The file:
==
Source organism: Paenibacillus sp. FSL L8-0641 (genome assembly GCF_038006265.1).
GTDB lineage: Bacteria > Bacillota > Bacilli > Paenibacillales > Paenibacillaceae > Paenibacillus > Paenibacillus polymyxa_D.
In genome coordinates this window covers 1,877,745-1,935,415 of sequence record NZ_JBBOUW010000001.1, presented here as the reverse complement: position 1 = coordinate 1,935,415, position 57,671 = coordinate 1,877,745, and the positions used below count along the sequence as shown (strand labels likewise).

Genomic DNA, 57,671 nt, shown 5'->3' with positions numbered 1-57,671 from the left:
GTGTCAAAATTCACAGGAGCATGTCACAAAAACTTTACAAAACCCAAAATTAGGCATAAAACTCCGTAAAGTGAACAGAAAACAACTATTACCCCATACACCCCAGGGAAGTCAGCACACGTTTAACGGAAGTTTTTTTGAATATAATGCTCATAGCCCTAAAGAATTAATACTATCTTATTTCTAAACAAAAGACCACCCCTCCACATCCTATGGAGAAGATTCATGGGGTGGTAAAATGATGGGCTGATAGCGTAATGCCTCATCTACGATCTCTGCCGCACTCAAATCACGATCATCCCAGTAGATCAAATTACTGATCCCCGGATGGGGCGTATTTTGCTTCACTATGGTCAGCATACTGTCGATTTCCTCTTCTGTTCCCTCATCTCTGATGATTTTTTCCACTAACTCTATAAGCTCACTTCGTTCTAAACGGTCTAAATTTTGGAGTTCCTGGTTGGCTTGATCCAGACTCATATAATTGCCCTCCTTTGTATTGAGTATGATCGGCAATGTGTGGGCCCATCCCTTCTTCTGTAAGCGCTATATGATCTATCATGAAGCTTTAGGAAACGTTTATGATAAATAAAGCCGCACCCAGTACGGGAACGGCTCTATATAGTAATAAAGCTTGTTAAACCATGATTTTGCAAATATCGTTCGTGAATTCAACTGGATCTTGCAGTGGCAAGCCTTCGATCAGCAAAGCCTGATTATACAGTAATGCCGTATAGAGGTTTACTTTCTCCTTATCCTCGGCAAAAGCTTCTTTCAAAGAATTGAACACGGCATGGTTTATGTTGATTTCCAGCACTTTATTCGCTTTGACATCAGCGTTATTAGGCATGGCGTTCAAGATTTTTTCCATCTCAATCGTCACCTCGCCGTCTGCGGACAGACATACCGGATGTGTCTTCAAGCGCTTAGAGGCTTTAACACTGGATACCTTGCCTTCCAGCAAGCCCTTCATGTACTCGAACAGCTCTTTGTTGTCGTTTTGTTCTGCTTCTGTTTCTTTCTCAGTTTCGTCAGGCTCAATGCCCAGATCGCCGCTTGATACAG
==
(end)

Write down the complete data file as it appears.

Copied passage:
Source organism: Paenibacillus sp. FSL L8-0641 (genome assembly GCF_038006265.1).
GTDB lineage: Bacteria > Bacillota > Bacilli > Paenibacillales > Paenibacillaceae > Paenibacillus > Paenibacillus polymyxa_D.
In genome coordinates this window covers 1,877,745-1,935,415 of sequence record NZ_JBBOUW010000001.1, presented here as the reverse complement: position 1 = coordinate 1,935,415, position 57,671 = coordinate 1,877,745, and the positions used below count along the sequence as shown (strand labels likewise).

Genomic DNA, 57,671 nt, shown 5'->3' with positions numbered 1-57,671 from the left:
GTGTCAAAATTCACAGGAGCATGTCACAAAAACTTTACAAAACCCAAAATTAGGCATAAAACTCCGTAAAGTGAACAGAAAACAACTATTACCCCATACACCCCAGGGAAGTCAGCACACGTTTAACGGAAGTTTTTTTGAATATAATGCTCATAGCCCTAAAGAATTAATACTATCTTATTTCTAAACAAAAGACCACCCCTCCACATCCTATGGAGAAGATTCATGGGGTGGTAAAATGATGGGCTGATAGCGTAATGCCTCATCTACGATCTCTGCCGCACTCAAATCACGATCATCCCAGTAGATCAAATTACTGATCCCCGGATGGGGCGTATTTTGCTTCACTATGGTCAGCATACTGTCGATTTCCTCTTCTGTTCCCTCATCTCTGATGATTTTTTCCACTAACTCTATAAGCTCACTTCGTTCTAAACGGTCTAAATTTTGGAGTTCCTGGTTGGCTTGATCCAGACTCATATAATTGCCCTCCTTTGTATTGAGTATGATCGGCAATGTGTGGGCCCATCCCTTCTTCTGTAAGCGCTATATGATCTATCATGAAGCTTTAGGAAACGTTTATGATAAATAAAGCCGCACCCAGTACGGGAACGGCTCTATATAGTAATAAAGCTTGTTAAACCATGATTTTGCAAATATCGTTCGTGAATTCAACTGGATCTTGCAGTGGCAAGCCTTCGATCAGCAAAGCCTGATTATACAGTAATGCCGTATAGAGGTTTACTTTCTCCTTATCCTCGGCAAAAGCTTCTTTCAAAGAATTGAACACGGCATGGTTTATGTTGATTTCCAGCACTTTATTCGCTTTGACATCAGCGTTATTAGGCATGGCGTTCAAGATTTTTTCCATCTCAATCGTCACCTCGCCGTCTGCGGACAGACATACCGGATGTGTCTTCAAGCGCTTAGAGGCTTTAACACTGGATACCTTGCCTTCCAGCAAGCCCTTCATGTACTCGAACAGCTCTTTGTTGTCGTTTTGTTCTGCTTCTGTTTCTTTCTCAGTTTCGTCAGGCTCAATGCCCAGATCGCCGCTTGATACAG